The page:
Privately, some White House officials argued that the pharmaceutical industry was not in favor of the guidelines. But in fact, executives from Johnson & Johnson and Merck, each with vaccine candidates, called for their release. The biotech industry’s trade organization wrote a public letter to the Department of Health and Human Services asking Mr. Azar to quickly publish the guidelines and make them available to the public, and on Oct. 6, Dr. Bourla, Pfizer’s top executive, wrote on Twitter that he had faith in the F.D.A.’s ability to set standards.
The same morning, the F.D.A.’s briefing materials were quietly posted online. The White House was given only about an hour’s notice, according to a senior administration official. Later that day, the White House surprised top F.D.A. officials and abruptly cleared the guidelines, which were then posted to the F.D.A. website.
Scientists at the Food and Drug Administration celebrated on video calls. It was a win for career civil servants — and for the pharmaceutical industry, which played an important part in helping the agency get the guidelines cleared, some experts said.
“We think of the coalition of careerists of Dr. Hahn’s that struck back, but there were also scientists in industry,” said Daniel Carpenter, a professor at Harvard University. “Very few people in industry are going to want to appear as if they were pushing for a product on the president’s timeline.”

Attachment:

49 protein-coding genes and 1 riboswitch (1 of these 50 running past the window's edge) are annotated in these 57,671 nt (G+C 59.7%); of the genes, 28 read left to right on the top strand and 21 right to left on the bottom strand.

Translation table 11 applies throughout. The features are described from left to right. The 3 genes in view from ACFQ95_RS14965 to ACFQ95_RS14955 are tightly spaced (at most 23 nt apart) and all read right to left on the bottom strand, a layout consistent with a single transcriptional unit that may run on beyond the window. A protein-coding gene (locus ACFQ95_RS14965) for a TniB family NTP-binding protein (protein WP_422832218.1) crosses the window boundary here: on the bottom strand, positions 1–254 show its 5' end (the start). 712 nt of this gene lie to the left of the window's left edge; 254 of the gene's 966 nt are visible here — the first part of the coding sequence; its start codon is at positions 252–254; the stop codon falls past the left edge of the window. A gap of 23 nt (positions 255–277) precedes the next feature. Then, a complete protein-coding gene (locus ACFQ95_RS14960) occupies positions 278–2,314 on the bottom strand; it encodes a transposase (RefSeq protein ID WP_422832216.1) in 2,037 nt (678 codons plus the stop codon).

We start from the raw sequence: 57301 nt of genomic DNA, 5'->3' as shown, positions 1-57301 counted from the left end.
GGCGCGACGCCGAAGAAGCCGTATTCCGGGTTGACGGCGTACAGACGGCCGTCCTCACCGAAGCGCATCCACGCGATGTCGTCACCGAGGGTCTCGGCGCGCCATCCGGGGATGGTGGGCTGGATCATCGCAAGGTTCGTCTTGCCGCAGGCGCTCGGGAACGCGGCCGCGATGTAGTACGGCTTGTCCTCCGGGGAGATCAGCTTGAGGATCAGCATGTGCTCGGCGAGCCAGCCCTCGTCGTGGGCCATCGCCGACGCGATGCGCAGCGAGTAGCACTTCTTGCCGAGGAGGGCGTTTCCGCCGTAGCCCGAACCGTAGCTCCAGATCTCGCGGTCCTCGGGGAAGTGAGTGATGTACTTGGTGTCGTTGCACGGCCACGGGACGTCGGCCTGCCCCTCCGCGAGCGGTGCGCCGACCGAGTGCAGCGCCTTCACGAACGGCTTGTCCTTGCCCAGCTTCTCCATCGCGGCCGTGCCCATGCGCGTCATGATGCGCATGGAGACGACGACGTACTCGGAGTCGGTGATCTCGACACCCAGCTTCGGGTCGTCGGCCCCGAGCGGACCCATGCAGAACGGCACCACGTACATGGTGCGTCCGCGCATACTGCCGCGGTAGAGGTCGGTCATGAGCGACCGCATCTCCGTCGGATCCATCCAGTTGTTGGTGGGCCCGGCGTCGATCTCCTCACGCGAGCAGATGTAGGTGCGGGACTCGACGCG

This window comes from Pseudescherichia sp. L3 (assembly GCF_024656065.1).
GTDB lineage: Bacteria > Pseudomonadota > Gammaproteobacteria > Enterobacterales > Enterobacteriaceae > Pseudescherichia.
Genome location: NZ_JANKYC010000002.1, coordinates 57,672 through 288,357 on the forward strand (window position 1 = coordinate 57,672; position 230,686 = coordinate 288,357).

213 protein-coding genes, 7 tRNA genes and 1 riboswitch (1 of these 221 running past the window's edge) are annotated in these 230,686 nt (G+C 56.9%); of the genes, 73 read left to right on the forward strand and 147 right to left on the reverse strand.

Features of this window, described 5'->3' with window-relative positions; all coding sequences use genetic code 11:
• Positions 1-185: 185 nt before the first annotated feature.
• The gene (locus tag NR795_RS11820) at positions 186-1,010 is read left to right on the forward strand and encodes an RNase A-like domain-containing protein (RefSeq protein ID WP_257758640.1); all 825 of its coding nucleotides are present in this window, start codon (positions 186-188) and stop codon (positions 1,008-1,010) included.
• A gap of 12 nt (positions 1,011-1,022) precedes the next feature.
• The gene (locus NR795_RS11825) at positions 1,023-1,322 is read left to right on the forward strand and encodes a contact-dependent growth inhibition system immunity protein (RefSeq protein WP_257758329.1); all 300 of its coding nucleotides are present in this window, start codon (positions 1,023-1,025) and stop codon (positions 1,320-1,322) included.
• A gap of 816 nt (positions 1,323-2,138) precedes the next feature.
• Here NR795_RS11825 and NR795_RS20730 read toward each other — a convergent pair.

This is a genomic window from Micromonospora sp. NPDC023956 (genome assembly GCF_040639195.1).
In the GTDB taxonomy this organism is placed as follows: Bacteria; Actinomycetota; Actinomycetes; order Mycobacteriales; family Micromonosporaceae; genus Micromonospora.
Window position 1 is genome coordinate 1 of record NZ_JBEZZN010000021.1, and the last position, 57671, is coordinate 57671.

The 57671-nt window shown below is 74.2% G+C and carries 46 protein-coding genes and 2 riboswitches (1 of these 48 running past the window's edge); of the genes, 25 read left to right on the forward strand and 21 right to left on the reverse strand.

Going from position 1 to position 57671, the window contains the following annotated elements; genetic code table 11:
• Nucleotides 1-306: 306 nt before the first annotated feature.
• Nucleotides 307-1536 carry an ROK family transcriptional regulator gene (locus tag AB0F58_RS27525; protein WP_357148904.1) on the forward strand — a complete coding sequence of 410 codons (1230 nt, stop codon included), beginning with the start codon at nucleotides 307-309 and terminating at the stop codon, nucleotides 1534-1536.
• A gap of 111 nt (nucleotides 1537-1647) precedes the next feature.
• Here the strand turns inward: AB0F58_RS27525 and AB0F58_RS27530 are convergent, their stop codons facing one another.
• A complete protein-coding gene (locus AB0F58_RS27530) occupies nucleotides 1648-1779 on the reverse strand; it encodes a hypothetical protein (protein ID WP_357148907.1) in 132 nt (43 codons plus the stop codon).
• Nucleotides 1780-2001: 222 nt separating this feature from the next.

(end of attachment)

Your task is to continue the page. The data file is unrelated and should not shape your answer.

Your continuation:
The agency’s buoyant mood was quickly tempered with trepidation. New disputes continue to emerge: The F.D.A. and the health department have recently tangled, for instance, over whether it is possible to characterize an emergency use authorization for a vaccine as a form of provisional licensure so that Medicare would cover recipients.
The commissioner’s office has been rampant with rumors that Dr. Hahn will be fired, according to three senior administration officials. Although some consider it highly unlikely the president would risk the negative press from such a move, others aren’t so sure.
“The usual rules don’t apply to this administration,” said Coleen Klasmeier, a former F.D.A. lawyer who is now a partner at Sidley Austin. “My conclusion is nobody is particularly safe, even now.”